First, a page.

While the marketing budgets dipped during the ongoing pandemic for some companies, 73% of chief marketing officers expect a positive impact on overall business and the economic climate, according to the 2021 Gartner Spend Survey. At Savoir Faire, we believe a marketing budget for small business is imperative, even if it’s a smaller percentage of spending than what big companies allocate.
Companies that don’t allocate much – or any – money toward marketing sometimes assume it’s because they don’t have the funds to invest in marketing efforts. That’s usually not the case. There are several ways to free up money – you just need to know where to look. What could you trim to make an impact? Here are the top three places to look:
Marketing Budget for Small Business: Audit your expenses
You’re likely already spending money on marketing, just not as strategically or efficiently as you could be. Perhaps there are ongoing paid ad campaigns that are outdated or not generating leads. Using Google’s ad services non-strategically is often a waste of money. The same could be said of a long-running ad in the local business publication.
Speaking of leads, the company may also pay a service for lists of “sales” leads or email addresses. If everyone – including your competitors – has those same lists, they’re quite worthless.
Is the company spending money on community sponsorships? It’s not a waste of money to support local organizations but think of it this way: strategically investing marketing dollars leads to higher revenue, which leads to more money available to donate to community organizations.
Check your service levels
Are you utilizing any Software as a Service (SaaS) products? If you are, when was the last time you checked your service levels to be sure you were paying for the right size package? This could be your internet service provider, your website hosting, your email marketing system, among others.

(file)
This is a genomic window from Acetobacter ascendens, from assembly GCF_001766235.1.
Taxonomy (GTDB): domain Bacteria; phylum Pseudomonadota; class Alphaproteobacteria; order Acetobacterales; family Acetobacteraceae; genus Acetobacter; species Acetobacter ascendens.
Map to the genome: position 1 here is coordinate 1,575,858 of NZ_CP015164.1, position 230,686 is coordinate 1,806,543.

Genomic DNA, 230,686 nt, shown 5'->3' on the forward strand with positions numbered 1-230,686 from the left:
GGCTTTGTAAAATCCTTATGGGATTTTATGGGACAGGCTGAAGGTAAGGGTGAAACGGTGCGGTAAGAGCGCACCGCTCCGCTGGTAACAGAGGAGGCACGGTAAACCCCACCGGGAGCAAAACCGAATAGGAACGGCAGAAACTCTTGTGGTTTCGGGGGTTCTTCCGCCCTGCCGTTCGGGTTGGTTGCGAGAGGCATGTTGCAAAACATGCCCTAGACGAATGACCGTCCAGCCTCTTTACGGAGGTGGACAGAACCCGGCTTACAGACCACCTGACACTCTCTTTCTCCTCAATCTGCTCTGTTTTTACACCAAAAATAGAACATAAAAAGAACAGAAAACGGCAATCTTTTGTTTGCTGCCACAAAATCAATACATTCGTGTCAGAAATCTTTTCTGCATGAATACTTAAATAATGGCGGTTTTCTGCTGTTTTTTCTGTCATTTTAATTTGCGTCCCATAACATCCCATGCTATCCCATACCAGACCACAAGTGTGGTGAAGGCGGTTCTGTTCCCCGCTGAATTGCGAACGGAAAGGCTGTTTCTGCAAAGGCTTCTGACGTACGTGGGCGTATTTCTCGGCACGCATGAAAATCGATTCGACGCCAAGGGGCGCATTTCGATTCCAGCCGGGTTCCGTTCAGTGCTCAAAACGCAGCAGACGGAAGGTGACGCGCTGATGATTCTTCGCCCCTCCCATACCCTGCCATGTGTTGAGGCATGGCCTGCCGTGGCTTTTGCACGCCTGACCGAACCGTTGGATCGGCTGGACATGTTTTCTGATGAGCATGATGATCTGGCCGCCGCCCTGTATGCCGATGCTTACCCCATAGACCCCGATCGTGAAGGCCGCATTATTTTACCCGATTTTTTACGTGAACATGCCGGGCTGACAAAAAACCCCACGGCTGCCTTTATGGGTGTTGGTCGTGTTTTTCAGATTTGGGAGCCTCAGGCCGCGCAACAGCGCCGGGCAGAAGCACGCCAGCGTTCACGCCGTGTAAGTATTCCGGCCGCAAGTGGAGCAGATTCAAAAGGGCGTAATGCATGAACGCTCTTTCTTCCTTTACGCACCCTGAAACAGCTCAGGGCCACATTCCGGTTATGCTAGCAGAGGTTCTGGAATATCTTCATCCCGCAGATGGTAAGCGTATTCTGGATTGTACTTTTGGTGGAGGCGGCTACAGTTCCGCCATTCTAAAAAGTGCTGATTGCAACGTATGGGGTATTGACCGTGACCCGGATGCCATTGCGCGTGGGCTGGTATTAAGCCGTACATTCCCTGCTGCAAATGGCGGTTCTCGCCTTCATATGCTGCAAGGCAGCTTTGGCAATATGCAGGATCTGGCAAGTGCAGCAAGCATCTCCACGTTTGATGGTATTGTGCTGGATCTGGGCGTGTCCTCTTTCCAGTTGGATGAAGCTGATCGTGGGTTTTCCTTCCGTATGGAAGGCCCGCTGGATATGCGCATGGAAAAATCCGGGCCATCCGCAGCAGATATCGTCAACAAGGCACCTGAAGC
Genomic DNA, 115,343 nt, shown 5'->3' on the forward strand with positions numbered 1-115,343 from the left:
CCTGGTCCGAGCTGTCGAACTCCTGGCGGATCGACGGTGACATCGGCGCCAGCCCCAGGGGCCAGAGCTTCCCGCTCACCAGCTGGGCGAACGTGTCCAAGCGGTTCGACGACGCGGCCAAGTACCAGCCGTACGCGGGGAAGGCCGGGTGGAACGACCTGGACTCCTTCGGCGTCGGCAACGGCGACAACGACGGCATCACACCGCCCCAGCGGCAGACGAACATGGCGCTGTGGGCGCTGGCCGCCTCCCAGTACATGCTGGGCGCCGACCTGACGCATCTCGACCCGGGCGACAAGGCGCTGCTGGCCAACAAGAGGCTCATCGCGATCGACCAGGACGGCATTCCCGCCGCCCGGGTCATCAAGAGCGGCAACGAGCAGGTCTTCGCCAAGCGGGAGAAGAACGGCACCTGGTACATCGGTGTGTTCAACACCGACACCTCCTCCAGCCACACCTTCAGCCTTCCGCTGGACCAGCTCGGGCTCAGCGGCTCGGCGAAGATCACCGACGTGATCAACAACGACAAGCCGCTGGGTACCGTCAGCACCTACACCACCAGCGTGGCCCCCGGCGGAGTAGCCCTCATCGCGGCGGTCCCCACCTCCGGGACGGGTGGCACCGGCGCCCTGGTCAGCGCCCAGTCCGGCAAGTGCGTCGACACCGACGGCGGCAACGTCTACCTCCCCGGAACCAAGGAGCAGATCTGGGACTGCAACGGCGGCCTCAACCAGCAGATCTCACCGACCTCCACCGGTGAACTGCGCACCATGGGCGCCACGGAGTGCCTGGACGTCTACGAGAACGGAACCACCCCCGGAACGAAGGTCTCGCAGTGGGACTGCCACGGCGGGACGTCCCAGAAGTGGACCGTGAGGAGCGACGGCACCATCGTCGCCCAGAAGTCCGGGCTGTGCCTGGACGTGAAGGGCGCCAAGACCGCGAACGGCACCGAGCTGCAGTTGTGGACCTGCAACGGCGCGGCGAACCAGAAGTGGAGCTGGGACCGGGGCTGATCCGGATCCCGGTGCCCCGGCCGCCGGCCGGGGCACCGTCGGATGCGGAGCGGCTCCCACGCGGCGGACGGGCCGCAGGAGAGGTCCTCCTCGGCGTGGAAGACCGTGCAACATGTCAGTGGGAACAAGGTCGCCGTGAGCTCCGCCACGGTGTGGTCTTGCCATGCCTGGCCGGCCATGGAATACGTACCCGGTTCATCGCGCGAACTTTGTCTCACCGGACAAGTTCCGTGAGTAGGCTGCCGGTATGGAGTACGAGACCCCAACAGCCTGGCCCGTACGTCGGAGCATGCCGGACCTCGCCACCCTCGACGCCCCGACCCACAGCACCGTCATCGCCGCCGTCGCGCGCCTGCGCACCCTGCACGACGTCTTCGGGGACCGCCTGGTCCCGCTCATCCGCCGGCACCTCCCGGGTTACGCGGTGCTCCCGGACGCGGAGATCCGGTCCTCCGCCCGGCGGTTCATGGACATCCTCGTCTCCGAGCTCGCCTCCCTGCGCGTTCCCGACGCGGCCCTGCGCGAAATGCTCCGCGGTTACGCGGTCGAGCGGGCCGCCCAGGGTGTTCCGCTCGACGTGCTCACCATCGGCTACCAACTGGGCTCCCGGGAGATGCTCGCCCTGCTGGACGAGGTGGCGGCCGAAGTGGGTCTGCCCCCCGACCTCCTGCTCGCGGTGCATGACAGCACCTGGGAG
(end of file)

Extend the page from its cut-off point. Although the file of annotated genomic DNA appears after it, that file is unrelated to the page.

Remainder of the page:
Also, is there anything you could eliminate altogether without causing too much heartache? Beyond technology, take a look at all the services you use on a regular basis. Are there smarter (cheaper) deals available? What about office cleaning? Are you paying for more than you need? Examine existing contracts to identify areas you could free up resources.
Slash “This is what we’ve always done”
You don’t know how often executives say, “This has always worked.” That may be true, but the times, they have a’changed already. Case in point: Trade shows and swag. Trade shows (which are ostensibly marketing expenses) may have brought in solid prospects in prior years (or decades) but when was the last time you had anything more to show than a goldfish bowl full of business cards? Swag with your logo may also be marketing, but how do you measure its success? How many branded shirts, bags and doodads do you and your staff need?
You can’t afford not to content market
Please stop saying you can’t afford to budget for content marketing. The truth is you really can’t afford not to. Many businesses, especially smaller ones, feel that content marketing is too difficult to measure or doesn’t provide enough ROI. But have you tried?
Your content marketing budget doesn’t have to be huge. You do, however, have to commit to putting the time and effort into developing a content marketing strategy and sticking to it.
Forbes contributor, John Hall, says it well: “Content serves every marketing channel, so you’re wasting time claiming you don’t have the budget.”
Strategically investing marketing dollars leads to higher revenue, which leads to more money available for other opportunities.
The point is, you very likely do have at least some money for marketing, but it’s being spent in other ways – and not as effectively as it could be. Auditing expenses and considering letting them go or reducing them to make room for a true marketing strategy makes a lot of sense. (And cents!)
Our three-step marketing process begins with discovery.
Learn why in this Ultimate Guide to Marketing Discovery.